Mark McCumber played it safe on his tee shot, hoping for a leisurely stroll down the 18th fairway to victory in the Doral Open in Miami.
It nearly turned into a nightmare on the course they call the Blue Monster before McCumber was safely in the clubhouse with his fourth career victory.
"I purposely drove to the right," McCumber said. "I wanted to totally eliminate the water (a lake on the left) from the hole. I wanted to play for a certain 5, a possible 4.
"I hit it just where I was aiming, about 50 yards to the right of the trees. I wanted to be that far right so I wouldn't wind up under a tree."
Moments later, McCumber said, "A CBS cameraman, wearing earphones, told me, 'Your ball is hung up in a tree.'
"Oosty (Peter Oosterhuis) said 'no way.'
"But I was in a state of shock. I lost control," McCumber said. "Sheer panic. I was in a state of panic.
"It's like you're driving along the road with your wife and family in the car and you nod off asleep. There's that moment of panic when you jerk awake."
Had the ball lodged in the 30-foot palm tree, as McCumber had been told, he faced the problem of positively identifying the ball--an extremely difficult prospect within a five-minute time limit--or facing a lost-ball situation, which would penalize him stroke and distance and send him back to the tee hitting his third shot. That would raise the probability of a double-bogey 6 on the hole and the loss of the tournament.
When he approached the tree--surrounded by hundreds of spectators--a PGA Tour official instructed McCumber to send his caddy up the tree on a ladder and attempt to identify the ball in the allotted five minutes.
McCumber was having none of it.
"The ball was never near the tree," he argued. "It's 40 yards right."
Then, he said, "someone said they had seen someone pick the ball out of the rough and run away with it."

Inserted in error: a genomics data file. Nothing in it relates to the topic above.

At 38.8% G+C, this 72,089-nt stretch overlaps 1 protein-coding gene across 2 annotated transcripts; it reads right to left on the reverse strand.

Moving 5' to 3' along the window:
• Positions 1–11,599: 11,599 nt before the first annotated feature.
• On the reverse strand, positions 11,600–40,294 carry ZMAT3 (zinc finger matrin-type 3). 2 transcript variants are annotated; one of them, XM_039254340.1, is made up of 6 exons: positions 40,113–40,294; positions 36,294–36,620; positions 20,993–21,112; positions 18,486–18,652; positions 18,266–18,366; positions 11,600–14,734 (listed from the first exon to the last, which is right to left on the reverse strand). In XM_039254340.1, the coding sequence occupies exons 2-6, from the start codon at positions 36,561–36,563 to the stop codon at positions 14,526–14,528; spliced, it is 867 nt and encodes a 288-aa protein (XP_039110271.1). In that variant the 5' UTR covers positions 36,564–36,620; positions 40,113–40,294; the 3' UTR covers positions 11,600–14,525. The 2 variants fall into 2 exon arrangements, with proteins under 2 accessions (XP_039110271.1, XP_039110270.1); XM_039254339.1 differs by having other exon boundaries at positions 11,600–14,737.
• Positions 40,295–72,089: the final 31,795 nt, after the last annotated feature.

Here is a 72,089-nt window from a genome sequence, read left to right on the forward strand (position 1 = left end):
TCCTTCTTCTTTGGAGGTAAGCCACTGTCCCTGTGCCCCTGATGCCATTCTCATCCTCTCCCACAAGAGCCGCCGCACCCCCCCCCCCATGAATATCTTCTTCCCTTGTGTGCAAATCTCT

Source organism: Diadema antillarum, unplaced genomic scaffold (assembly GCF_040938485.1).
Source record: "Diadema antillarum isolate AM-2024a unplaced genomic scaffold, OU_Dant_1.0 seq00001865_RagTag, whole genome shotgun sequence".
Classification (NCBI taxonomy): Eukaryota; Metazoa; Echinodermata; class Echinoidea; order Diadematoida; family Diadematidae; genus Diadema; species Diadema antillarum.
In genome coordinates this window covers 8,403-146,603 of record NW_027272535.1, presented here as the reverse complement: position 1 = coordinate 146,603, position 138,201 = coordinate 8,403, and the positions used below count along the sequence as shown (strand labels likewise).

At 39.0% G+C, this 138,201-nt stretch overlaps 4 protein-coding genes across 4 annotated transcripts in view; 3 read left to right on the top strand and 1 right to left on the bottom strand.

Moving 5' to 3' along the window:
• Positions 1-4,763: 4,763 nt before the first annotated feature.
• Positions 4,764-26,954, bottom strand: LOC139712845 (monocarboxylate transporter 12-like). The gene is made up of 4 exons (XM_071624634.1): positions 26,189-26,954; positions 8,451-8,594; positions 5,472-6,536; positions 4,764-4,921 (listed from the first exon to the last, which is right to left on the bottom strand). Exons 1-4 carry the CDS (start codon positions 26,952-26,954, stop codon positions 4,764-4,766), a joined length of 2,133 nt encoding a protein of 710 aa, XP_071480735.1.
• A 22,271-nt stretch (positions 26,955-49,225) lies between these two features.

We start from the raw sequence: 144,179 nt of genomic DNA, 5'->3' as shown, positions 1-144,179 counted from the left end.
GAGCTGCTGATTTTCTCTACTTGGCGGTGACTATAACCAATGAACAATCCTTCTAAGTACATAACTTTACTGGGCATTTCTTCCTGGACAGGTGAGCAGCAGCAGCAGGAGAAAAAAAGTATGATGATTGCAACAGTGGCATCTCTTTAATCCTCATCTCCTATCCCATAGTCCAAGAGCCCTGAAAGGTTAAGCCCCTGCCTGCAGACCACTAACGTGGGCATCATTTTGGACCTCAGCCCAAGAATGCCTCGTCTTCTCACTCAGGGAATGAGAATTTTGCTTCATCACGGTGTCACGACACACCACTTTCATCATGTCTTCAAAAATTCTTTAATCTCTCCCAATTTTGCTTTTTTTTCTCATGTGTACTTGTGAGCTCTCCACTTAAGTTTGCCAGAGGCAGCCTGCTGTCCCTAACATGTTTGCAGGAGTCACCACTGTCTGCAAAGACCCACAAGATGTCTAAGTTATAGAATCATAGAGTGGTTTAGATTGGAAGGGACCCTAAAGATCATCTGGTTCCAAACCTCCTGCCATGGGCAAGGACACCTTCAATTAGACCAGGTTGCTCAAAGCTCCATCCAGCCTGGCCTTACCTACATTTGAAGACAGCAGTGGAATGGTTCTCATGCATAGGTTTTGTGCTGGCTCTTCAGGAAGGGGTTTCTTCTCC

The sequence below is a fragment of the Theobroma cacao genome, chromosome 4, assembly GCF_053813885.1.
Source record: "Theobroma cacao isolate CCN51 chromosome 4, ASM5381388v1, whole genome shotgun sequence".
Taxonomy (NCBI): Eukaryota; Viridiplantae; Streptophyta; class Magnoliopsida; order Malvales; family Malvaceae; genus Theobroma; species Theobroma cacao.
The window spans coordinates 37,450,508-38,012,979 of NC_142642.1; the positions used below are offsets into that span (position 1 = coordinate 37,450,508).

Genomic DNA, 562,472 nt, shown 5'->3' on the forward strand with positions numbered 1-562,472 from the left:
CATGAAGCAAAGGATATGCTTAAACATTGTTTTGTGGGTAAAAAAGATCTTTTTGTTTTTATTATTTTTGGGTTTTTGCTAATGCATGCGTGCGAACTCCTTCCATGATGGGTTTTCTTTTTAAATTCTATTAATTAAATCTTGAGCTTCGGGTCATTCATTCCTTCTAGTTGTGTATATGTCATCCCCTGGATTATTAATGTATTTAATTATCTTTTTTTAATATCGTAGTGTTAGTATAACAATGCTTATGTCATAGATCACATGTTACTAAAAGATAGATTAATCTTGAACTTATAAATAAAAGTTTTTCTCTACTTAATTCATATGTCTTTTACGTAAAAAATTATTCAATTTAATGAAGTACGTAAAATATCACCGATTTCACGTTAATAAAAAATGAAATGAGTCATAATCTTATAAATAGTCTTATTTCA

That, too, would constitute a lost ball.
"Nobody was doing anything and the clock was running," McCumber said. "Then Jack (Nicklaus) waved at the crowd, like Moses parting the Red Sea, and they moved away."
A search for the ball was started, not in the tree but some 40 yards away where he thought he'd hit it. And it was found, in the allotted time.
McCumber laid it up short in two, played to the green in three and two-putted for a bogey 5.
Tom Kite, the last man to have a chance, trailed by one with the 18th to play. He could do no better than a par 4 and McCumber collected his fourth career PGA Tour title and his second at Doral.
He won this one, and $72,000 from the total purse of $400,000, with a 284 total, four shots under par.
As testimony to the severity of the four days of wind, it was the highest-winning score in the 24-year history of this tournament. It was the highest-winning score on the tour in at least two years. And it was the first time in at least five years that a man had won a tour title without shooting in the 60s. McCumber's scores were 70, 71, 72 and 71.
At one time or another in the final 18 holes, Kite, Nicklaus, Calvin Peete, Roger Maltbie, Frank Conner and Bill Kratzert either led or shared the lead.
Kite, with a 73, was second at 285. Nicklaus, with a 74, and Maltbie, with a 70, were the only others under par for four rounds. They tied at 287.
Amy Alcott sank a 12-foot eagle putt on the 18th hole for a one-shot victory over Betsy King in the $175,000 LPGA Tucson Open.
Alcott tied the tournament record with a five-under-par 67 and nine-under-par 279 total on the par-72, 6,248-yard Randolph Park course.
King, the tournament's 54-hole leader, just missed an eagle putt herself on the final hole and settled for a round of 69 and a 280 total.
Alcott earned $26,250 for her win, while King won $16,187.
Hollis Stacy, who missed the cut at Tucson last year, and Pat Bradley both finished at 283--four shots back. Both Stacy and Bradley posted two under 70s Sunday.
Nancy Lopez and Ayako Okamoto, both previous Tucson winners, finished at 284, five strokes off the pace.
Defending champion Chris Johnson shot an even-par 72, her best round of the tournament, and wound up 12-under at 300.